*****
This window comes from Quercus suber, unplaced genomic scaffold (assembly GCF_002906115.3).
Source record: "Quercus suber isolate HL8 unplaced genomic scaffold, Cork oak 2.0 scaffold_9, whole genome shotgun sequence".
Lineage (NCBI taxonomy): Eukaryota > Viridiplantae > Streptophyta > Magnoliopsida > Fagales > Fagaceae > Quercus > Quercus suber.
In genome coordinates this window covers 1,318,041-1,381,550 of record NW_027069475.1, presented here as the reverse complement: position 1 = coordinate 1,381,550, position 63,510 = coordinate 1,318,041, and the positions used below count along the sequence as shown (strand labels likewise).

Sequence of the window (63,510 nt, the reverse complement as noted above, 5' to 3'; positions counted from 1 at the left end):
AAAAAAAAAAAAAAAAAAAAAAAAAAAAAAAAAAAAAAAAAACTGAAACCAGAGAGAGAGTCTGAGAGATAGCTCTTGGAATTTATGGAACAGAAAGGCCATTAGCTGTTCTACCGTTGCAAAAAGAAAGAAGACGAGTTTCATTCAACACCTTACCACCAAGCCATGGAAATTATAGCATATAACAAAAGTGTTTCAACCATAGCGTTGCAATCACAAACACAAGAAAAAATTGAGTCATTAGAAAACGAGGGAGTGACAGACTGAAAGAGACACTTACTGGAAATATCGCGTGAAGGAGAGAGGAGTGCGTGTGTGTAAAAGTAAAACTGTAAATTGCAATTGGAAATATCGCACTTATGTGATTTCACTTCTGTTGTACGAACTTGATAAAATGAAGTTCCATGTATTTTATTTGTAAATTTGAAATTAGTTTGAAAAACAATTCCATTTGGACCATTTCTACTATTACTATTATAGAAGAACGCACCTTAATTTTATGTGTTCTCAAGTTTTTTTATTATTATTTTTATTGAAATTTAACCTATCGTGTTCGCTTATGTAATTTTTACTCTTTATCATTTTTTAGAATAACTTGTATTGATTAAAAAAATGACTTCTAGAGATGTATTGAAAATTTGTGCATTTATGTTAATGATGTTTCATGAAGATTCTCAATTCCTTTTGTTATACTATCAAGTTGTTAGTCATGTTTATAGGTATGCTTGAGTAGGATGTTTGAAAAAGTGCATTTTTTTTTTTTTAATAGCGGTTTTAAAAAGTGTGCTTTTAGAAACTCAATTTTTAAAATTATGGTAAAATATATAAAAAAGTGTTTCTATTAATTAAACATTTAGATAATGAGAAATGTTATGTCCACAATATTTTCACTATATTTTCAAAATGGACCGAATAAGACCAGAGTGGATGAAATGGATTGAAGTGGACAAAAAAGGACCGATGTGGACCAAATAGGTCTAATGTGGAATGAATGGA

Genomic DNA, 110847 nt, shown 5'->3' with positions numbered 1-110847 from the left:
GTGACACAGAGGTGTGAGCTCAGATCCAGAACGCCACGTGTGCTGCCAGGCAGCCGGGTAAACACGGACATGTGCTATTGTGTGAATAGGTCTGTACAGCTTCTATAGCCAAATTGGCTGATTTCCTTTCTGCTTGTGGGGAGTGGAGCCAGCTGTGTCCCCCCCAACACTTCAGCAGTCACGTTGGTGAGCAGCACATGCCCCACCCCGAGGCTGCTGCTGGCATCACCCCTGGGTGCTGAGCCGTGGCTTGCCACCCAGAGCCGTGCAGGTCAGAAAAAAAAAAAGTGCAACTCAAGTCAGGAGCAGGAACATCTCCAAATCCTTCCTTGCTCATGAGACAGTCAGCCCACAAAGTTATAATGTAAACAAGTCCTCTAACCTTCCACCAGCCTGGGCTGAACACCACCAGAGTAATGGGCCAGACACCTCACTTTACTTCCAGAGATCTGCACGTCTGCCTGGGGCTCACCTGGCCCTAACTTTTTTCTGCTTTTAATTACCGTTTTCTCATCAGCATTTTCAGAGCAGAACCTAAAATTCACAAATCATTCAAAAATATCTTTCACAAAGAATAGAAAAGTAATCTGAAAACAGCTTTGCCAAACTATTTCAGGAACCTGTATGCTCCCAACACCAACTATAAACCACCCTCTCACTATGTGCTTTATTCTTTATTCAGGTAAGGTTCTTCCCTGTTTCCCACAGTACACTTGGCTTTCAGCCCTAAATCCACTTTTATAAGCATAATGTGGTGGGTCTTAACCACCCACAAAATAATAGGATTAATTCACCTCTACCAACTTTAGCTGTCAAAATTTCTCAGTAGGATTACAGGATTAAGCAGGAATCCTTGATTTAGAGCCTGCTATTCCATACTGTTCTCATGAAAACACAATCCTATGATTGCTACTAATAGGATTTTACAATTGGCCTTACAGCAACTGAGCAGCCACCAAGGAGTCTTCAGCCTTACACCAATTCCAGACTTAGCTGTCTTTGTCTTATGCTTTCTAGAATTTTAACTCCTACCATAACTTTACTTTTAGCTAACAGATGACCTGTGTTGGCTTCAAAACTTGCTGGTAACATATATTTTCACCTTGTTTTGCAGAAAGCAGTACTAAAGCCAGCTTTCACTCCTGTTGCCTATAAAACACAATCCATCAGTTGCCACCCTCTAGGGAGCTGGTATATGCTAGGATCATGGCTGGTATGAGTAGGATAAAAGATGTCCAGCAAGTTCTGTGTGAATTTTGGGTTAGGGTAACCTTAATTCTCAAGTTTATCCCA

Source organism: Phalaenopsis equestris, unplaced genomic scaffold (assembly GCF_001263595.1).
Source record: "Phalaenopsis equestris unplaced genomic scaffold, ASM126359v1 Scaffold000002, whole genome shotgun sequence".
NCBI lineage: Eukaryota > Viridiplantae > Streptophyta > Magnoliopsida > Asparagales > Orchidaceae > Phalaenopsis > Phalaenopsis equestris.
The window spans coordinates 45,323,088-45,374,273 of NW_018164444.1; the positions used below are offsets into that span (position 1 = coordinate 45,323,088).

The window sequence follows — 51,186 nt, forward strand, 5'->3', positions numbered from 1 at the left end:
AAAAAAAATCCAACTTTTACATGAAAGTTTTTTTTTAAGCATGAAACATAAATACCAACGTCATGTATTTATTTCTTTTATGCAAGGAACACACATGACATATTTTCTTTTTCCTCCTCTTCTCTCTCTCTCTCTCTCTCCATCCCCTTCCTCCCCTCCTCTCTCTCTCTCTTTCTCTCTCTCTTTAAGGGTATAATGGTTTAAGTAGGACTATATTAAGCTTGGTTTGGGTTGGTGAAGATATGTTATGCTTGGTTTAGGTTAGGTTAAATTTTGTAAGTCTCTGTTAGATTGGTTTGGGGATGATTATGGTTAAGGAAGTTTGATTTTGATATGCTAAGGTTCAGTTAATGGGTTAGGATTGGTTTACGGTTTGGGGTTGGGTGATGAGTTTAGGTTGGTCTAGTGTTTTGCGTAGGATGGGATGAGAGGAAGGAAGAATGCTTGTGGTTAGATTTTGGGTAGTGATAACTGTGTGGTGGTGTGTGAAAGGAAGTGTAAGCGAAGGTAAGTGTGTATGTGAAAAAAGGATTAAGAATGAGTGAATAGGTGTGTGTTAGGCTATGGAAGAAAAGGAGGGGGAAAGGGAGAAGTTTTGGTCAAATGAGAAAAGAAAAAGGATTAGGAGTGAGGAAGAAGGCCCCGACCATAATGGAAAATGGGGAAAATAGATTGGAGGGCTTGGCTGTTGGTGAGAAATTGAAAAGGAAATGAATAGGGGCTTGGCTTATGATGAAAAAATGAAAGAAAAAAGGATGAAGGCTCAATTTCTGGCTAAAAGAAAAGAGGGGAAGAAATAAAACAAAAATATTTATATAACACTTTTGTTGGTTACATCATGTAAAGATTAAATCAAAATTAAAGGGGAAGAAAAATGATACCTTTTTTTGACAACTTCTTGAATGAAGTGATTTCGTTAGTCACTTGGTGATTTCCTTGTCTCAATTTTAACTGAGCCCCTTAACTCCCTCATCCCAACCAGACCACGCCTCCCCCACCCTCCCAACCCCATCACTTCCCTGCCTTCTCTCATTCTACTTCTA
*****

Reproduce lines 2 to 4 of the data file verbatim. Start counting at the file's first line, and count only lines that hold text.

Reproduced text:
Source record: "Quercus suber isolate HL8 unplaced genomic scaffold, Cork oak 2.0 scaffold_9, whole genome shotgun sequence".
Lineage (NCBI taxonomy): Eukaryota > Viridiplantae > Streptophyta > Magnoliopsida > Fagales > Fagaceae > Quercus > Quercus suber.
In genome coordinates this window covers 1,318,041-1,381,550 of record NW_027069475.1, presented here as the reverse complement: position 1 = coordinate 1,381,550, position 63,510 = coordinate 1,318,041, and the positions used below count along the sequence as shown (strand labels likewise).